I’ve been lucky enough to visit quite a few places over the past couple of years, and some of them have carried hefty price tags – London, New York, Sydney and now – Copenhagen. It’s true they’ve all be on the pricier side, but in each stop there’s always been opportunity to budget. However, with Copenhagen, it seemed like the challenge was slightly harder.
I think they key ultimately is to make sure you’re prepared for how much it will cost when you’re there. Copenhagen is an absolutely gorgeous city, and one that I loved visiting and am already trying to plan another visit in sometime soon. But it certainly wasn’t the cheapest. Luckily I had planned quite a few ways around spending too much money when there, and I want to share my tips….
Do Your Research
As our trip to Copenhagen was a surprise birthday gift for my fiancé, I had planned already a few stops to go that weren’t on the pricey side. Just as I didn’t want to gift him a trip to a really expensive city with no contingency plan – that might be a bit mean.
I had ready plenty of articles on the most reasonable places to eat – and was recommended Høst, Faetter Faetter and to visit the food market opposite Nyhavn as cost effective places to eat. In regards to drink, most places were quite pricey, pretty much starting at £30 for a bottle of wine… But if you look around and check where’s cheap-er beforehand, you won’t get stuck looking for places when you’re there.
Copenhagen is the cycling capital, where cyclists are giving priority on the roads and so you don’t have to worry about swerving around cars and buses. It’s also the cheapest option (apart from walking everywhere of course) but it’s quicker to get around via bike and in Copenhagen it’s so so easy!
I’ve mentioned this in my specific Copenhagen cycling post, but we used Donkey Republic app which we found to be super cost-effective, especially as you could pick up a bike and drop it off all over the city and hire it from 30 minutes up to two weeks at a time… so it worked for any price or time frame you needed.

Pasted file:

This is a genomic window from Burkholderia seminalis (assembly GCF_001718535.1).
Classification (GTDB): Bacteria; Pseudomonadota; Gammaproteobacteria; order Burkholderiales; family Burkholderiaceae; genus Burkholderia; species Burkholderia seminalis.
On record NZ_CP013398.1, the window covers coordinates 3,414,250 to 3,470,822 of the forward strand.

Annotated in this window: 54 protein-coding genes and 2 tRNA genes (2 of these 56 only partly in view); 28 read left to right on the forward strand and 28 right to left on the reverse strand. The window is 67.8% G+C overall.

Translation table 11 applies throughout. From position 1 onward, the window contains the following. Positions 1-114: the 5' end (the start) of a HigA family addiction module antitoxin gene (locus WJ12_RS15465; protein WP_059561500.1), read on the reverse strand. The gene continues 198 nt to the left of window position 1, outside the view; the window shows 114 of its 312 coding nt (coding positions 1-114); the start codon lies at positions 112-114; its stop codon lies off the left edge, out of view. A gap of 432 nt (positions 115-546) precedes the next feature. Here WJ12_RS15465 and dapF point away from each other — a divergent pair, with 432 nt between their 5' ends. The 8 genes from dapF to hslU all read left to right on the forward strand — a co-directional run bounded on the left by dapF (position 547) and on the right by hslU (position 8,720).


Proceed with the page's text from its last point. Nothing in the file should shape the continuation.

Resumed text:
Copenhagen is certainly not cheap for alcoholic drinks. A bottle of wine on a restaurant menu sits at around £30 a bottle, which is a lot more than we’re used to here in the UK.
On our first evening in Copenhagen we spotted a lot of the locals sitting by the river with drinks and decided to join in. Why not after all. There was a local outdoor food market nearby where you could pick up drinks – both alcoholic and not. For an Aperol spritz and a beer it came to around £14 between us, which is quite pricey for a usual round.
That evening when we looked around further we realised the majority of our fellow river drinkers were actually doing a BYOB (bring your own bottle) job, and drinking from their own bottles. So we did as the locals do, and the next evening we grabbed our own booze and drank that by the river instead and it was just as enjoyable and not as expensive! I would definitely recommend sitting by the river with a drink if the weather is good, and as far as we could tell there were no rules against bringing your own – so go ahead!
In pretty much any city you visit you can find a view point. Most of them end up costing you an arm or a leg, but I’m happy to report that the Rundetaarn is not the case. For roughly around £2.50 you can climb the Rundetaarn, which is a circling tower with sloping insides, which means no steps!
Not only do You get a great view of Copenhagen from the top, but the inside looks pretty fabulous as well, with plenty of photo ops. There’s also a little map challenge you can pick up if you’re with children – or just immature like us – which makes it quite enjoyable on the walk up!
Lobster? Why Not!
One thing we noticed is that in most restaurants most meals sat around the £25-35 price range, which also applied to your usual pricier options like steak and lobster, bringing them down to normal price compared to the rest of the menu. So if everything on the menu is expensive, why not go for what would usually be too expensive back home?
We went to a really lovely restaurant on the canal called California Fusion, and the menu included a lot of options that sat around that price, with the option for a whole lobster at £50 we decided to order it to share and I’m so glad we did. It was my first time ever having Lobster, and my fiancé taught me how to use the crusher to get it all out. It ended up being one of my favourite memories from the trip.
So, if you’re going to Copenhagen anytime soon, or even thinking of booking a trip I hope this post has helped. Copenhagen may be one of the most expensive cities to visit, but if done right it doesn’t have to be too costly! This is my final Copenhagen post, but there’ll always be more photos on my Instagram @GrundyTravels!
Thanks for reading x